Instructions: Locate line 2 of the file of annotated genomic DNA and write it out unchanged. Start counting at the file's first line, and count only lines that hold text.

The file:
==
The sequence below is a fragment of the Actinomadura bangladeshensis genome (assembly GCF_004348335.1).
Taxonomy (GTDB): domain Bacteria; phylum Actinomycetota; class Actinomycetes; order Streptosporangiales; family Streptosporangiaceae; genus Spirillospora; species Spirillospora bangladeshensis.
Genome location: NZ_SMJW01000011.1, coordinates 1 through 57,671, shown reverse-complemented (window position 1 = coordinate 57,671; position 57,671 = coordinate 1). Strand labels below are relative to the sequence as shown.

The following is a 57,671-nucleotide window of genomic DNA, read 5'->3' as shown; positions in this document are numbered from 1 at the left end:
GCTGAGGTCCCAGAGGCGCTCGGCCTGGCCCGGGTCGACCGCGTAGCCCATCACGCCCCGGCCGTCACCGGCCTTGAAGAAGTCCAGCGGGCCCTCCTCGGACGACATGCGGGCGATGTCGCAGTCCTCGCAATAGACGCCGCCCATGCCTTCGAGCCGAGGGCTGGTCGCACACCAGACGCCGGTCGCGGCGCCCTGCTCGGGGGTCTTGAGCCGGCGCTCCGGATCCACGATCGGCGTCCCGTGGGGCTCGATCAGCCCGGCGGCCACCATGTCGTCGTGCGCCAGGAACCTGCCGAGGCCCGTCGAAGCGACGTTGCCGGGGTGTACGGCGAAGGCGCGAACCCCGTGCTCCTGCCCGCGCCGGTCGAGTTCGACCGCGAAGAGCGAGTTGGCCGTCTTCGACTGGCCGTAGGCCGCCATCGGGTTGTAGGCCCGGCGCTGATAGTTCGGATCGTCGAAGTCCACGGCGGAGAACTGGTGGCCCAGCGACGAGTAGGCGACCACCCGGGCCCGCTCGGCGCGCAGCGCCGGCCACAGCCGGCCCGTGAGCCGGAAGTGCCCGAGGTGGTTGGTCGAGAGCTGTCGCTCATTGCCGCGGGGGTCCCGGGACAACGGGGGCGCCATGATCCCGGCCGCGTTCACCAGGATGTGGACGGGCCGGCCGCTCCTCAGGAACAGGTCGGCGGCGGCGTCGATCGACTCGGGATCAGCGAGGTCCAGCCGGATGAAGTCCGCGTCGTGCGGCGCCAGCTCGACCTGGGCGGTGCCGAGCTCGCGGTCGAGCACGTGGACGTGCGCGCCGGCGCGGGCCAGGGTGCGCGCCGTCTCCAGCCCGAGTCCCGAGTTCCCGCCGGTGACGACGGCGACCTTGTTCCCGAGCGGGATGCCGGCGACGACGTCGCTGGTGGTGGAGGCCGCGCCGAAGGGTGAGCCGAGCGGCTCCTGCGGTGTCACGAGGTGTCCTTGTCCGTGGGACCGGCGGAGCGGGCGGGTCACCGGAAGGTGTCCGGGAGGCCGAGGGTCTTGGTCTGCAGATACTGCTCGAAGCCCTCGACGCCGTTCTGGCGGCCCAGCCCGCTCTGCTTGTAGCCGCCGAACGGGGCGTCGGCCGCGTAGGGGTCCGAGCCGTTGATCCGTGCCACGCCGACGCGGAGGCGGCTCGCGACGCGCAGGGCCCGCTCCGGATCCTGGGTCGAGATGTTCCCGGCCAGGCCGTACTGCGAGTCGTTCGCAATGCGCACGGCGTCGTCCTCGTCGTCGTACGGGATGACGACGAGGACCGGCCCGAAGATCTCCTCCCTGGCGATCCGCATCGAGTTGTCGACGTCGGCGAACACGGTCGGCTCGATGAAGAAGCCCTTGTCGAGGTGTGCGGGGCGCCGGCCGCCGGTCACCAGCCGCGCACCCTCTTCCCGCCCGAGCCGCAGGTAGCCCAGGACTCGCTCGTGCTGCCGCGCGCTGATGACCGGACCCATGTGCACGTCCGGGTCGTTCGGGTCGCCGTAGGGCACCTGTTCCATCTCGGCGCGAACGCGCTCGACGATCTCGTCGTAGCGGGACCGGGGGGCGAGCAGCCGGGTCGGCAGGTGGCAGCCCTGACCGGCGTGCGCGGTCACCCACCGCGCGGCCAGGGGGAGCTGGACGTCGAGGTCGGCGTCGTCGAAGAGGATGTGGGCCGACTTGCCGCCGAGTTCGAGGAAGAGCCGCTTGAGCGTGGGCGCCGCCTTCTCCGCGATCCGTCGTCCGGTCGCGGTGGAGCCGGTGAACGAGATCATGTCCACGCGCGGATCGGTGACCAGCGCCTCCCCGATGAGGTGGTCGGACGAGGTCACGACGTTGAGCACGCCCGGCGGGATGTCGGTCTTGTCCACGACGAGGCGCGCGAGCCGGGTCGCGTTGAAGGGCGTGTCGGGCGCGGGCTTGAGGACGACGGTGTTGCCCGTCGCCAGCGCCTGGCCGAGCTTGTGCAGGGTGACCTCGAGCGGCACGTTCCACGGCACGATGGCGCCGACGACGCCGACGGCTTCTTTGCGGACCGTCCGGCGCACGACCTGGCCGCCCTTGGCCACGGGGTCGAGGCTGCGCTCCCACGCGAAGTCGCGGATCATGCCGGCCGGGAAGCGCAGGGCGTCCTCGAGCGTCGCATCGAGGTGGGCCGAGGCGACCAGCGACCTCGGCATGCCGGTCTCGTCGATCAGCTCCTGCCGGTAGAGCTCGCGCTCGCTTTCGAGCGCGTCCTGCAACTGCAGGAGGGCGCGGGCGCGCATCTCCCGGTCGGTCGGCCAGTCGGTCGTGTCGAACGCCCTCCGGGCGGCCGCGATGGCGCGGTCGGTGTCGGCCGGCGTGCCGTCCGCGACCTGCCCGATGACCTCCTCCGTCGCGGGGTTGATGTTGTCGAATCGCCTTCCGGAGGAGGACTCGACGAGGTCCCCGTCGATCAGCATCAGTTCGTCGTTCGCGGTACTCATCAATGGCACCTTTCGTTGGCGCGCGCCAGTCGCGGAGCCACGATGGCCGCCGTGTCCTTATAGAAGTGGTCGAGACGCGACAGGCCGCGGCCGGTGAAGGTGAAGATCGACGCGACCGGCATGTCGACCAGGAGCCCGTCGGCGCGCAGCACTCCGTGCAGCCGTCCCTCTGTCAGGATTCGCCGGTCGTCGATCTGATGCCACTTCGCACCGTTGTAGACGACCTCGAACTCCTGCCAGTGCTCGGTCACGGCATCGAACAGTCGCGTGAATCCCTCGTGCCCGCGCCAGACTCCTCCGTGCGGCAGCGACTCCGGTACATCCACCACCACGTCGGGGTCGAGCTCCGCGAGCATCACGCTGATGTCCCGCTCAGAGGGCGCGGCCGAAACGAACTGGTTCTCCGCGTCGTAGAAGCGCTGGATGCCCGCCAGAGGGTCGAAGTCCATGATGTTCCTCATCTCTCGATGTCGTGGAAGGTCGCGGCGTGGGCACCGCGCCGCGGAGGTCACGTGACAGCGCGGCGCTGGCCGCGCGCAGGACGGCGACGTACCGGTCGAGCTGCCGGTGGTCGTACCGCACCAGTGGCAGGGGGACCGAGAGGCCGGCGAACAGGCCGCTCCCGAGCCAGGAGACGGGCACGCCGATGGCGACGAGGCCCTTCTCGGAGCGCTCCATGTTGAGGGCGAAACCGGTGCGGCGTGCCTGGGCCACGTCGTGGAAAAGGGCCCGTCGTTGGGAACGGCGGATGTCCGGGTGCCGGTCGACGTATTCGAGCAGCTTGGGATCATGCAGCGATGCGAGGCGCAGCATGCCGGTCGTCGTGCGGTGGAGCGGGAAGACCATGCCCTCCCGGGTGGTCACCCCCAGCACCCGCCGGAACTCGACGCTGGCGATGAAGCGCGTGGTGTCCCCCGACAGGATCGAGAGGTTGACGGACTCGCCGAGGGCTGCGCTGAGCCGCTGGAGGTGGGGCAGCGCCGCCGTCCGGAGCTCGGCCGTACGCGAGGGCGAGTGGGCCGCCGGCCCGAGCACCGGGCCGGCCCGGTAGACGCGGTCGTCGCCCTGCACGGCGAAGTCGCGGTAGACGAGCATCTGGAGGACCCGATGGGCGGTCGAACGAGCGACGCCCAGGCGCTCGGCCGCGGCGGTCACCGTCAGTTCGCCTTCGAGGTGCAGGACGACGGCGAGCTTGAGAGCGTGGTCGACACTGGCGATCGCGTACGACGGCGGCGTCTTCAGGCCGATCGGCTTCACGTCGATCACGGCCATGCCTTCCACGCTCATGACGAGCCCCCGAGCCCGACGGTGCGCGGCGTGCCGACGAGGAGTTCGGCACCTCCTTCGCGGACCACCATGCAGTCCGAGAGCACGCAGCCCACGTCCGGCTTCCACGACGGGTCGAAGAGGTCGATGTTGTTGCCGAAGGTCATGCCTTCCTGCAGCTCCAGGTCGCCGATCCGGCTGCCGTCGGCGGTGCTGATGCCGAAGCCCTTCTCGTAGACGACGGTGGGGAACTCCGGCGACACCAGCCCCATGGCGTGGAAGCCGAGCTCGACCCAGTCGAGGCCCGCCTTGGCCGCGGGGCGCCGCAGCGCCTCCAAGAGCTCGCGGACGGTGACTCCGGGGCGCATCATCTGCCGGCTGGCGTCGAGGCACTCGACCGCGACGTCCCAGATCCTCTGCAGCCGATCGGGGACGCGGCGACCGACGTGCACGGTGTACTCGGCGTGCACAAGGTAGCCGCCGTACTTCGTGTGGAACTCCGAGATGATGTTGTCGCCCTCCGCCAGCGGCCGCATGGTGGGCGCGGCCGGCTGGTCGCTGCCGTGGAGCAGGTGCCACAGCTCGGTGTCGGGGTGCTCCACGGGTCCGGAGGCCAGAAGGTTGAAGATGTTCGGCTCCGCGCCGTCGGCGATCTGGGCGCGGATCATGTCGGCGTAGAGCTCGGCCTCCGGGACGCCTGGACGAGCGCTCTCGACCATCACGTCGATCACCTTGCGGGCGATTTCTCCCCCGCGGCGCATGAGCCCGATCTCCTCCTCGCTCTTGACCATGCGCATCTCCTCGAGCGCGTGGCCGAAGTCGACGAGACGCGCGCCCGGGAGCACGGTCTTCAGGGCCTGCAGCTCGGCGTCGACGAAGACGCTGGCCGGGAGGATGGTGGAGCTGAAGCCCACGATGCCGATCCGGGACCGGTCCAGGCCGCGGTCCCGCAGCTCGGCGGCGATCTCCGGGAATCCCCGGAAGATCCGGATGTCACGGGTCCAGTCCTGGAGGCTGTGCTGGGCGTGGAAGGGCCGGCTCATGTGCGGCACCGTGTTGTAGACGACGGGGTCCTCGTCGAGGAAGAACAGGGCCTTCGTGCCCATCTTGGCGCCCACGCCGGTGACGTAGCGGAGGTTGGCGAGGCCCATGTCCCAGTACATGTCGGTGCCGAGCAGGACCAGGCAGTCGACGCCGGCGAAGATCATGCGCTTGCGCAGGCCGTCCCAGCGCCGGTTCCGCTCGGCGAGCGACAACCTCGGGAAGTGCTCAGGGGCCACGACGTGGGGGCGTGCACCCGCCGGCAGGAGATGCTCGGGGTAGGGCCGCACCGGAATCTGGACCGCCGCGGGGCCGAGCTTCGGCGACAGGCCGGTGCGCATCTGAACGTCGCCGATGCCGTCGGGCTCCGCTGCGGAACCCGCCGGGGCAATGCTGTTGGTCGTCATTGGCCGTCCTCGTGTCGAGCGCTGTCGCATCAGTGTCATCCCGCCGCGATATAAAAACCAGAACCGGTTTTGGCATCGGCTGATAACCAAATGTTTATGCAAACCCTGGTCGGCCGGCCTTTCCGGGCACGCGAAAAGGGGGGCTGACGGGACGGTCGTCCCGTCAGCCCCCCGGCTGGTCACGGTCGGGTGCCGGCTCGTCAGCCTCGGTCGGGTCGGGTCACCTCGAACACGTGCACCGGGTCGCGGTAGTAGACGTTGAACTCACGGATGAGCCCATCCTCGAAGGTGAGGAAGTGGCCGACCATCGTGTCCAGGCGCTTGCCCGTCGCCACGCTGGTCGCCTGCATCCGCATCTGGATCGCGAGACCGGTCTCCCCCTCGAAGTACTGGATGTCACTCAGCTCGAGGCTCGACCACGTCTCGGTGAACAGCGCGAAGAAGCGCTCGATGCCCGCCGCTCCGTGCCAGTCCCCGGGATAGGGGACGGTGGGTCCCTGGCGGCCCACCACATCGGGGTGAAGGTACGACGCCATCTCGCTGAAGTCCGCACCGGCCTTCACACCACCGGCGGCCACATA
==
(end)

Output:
Taxonomy (GTDB): domain Bacteria; phylum Actinomycetota; class Actinomycetes; order Streptosporangiales; family Streptosporangiaceae; genus Spirillospora; species Spirillospora bangladeshensis.